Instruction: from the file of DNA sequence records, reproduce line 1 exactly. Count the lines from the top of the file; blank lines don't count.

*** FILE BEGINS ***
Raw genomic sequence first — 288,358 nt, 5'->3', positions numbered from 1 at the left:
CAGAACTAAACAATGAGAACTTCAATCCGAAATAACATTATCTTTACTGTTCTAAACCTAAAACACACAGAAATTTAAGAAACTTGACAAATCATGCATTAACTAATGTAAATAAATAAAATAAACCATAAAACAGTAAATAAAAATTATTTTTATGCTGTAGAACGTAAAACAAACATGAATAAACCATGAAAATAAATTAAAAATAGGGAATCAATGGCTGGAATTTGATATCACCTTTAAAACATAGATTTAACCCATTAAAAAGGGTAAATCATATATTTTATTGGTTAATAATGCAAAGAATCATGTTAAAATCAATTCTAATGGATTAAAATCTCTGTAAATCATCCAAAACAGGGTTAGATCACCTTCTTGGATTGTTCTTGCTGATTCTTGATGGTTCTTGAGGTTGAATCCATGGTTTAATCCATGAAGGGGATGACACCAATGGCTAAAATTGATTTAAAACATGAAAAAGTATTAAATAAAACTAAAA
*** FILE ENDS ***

Raw genomic sequence first — 288,358 nt, 5'->3', positions numbered from 1 at the left: